EU stresses ASEAN cooperation in fighting terrorism

Lian Buan

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EU stresses ASEAN cooperation in fighting terrorism
'Tensions and radicalization in the Asia-Pacific can destabilize the world well beyond your region,' EU President Donald Tusk tells Southeast Asian leaders

MANILA, Philippines – European Council President Donald Tusk on Tuesday, November 14, stressed on the importance of cooperation between Europe and Southeast Asia to fight radicalization.

Tusk addressed the Association of Southeast Asian Nations (ASEAN)-EU Summit on Tuesday, where he is attending as a dialogue partner of ASEAN.

Tusk said “tensions and radicalization in the Asia-Pacific can destabilize the world well beyond your region.”

“We can mitigate this threat if we work together, sharing information on suspects and trends of concern,” he said.

ASEAN and EU already have an information-sharing mechanism through the International Criminal Police Organization (Interpol) and the European Police Office (Europe), according to Tusk.

“If we look at security issues, it is evident how close our regions have become,” he said.

Attacks on Europe

Europe has been hit by a succession of terror attacks over the years. Two years ago, on November 13, 2015, the French capital Paris saw a series of coordinated terror attacks that killed 130 people, and injured hundreds of others.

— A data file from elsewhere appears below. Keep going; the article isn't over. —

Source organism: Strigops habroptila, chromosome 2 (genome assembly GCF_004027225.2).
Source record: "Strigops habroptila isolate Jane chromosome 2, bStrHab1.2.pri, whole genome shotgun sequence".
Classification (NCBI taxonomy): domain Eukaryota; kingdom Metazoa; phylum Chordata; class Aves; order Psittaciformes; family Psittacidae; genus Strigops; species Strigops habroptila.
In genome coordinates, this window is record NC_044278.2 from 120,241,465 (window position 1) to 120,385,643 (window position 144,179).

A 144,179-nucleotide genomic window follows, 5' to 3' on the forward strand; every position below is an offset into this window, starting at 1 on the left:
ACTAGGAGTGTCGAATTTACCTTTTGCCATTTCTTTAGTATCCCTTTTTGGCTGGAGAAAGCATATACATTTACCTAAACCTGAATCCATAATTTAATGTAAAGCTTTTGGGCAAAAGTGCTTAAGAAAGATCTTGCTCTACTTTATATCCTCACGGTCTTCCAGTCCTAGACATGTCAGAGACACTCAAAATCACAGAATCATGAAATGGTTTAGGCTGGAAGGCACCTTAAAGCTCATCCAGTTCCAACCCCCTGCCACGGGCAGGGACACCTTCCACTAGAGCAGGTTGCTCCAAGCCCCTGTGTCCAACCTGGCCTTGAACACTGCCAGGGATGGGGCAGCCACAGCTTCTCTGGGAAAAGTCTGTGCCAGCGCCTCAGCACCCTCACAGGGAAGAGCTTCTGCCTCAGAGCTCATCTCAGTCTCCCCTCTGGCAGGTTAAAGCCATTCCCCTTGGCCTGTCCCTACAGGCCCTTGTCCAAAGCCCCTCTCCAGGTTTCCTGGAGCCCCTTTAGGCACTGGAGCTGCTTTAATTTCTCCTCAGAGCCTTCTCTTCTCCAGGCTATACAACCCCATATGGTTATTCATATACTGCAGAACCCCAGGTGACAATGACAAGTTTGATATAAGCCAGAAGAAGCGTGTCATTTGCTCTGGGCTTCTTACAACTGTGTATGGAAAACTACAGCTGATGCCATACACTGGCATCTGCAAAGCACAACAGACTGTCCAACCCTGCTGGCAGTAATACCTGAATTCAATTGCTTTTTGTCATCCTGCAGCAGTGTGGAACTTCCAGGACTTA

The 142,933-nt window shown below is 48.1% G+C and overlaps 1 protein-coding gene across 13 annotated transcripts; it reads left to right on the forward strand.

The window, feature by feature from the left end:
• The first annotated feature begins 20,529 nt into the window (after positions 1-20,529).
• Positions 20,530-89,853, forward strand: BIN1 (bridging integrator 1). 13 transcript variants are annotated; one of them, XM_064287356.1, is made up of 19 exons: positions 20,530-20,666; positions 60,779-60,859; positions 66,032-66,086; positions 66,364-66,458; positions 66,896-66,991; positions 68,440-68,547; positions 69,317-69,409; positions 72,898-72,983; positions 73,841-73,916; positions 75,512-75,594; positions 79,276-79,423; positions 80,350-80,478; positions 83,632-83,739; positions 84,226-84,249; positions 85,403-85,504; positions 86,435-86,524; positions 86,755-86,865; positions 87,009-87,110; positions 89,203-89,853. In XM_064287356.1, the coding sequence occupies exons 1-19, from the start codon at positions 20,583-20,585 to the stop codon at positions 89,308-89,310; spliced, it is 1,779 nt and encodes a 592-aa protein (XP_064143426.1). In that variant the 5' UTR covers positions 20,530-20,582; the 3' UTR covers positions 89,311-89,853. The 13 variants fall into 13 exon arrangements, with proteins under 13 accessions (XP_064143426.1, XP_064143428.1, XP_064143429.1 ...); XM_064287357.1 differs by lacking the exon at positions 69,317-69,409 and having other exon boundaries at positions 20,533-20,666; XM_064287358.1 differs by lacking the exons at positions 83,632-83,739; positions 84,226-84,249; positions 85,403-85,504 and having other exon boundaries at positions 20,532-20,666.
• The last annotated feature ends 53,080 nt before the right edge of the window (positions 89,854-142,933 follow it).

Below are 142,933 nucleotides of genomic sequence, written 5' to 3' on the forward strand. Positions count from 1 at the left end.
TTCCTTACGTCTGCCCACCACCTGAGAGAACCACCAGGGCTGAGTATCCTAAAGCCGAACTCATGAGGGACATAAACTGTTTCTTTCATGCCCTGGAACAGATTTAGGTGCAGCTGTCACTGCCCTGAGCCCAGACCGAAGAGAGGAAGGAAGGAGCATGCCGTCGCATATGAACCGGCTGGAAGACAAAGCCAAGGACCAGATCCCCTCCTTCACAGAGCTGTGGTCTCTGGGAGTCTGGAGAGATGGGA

In March 2016, 32 people died in suicide bombings which occurred in an airport and train station near the EU headquarters in Brussels, Belgium.

It was quickly followed by the ISIS-claimed attack in Nice, France when a man rammed a truck into a crowd, killing 86.

Other recent ISIS-claimed attacks were the New Year’s Day attack in Istanbul, Turkey and the attack during poster Ariana Grande’s concert in Manchester in England.

Meanwhile, experts point to Southeast Asia as a key recruitment center for ISIS. The Marawi Crisis that tore apart the Islamic City for 5 months was claimed by ISIS, and carried out by Isnilon Hapilon, its supposed emir in the region.

When Philippine military killed Hapilon, ISIS is said to have designated Malaysian Amin Baco.

Moreover, in a report in August, the United Nations (UN) said that “foreign terrorist fighters apprehended near the Syrian Arab Republic have specifically requested to be deported to South-East Asia.”

Money flow from Europe

But Europe is a strategic place too, according to UN. They said that it’s the European foreign fighters who provide the money flow for ISIS.

They do this through “public benefit fraud, consumer loan fraud, financial crime, such as value-added tax fraud, and the collection of donations, including through social media.”

But the UN said this will open windows to authorities to catch the fighters, and that the lesser crimes may pave the way for prosecution and eventually use that as an opportunity to gather evidence for terrorism.

Tusk said they hope to learn counter-terrorism techniques from ASEAN countries.

This is the first time that EU is attending the East Asia Summit, and Tusk is expected to bring this issue to the table.

“Many of our interests coincide, as do many of the challenges we face. Forty years on, I am personally very glad we have the ASEAN-EU ready and available as a bridge between Asia and Europe in troubling times,” he said.

In his opening statement, President Rodrigo Duterte, who holds the ASEAN’s rotating chairmanship, said the summit will “provide directions to bring ASEAN-EU relations to new heights.” –

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Lian Buan

Lian Buan is a senior investigative reporter, and minder of Rappler's justice, human rights and crime cluster.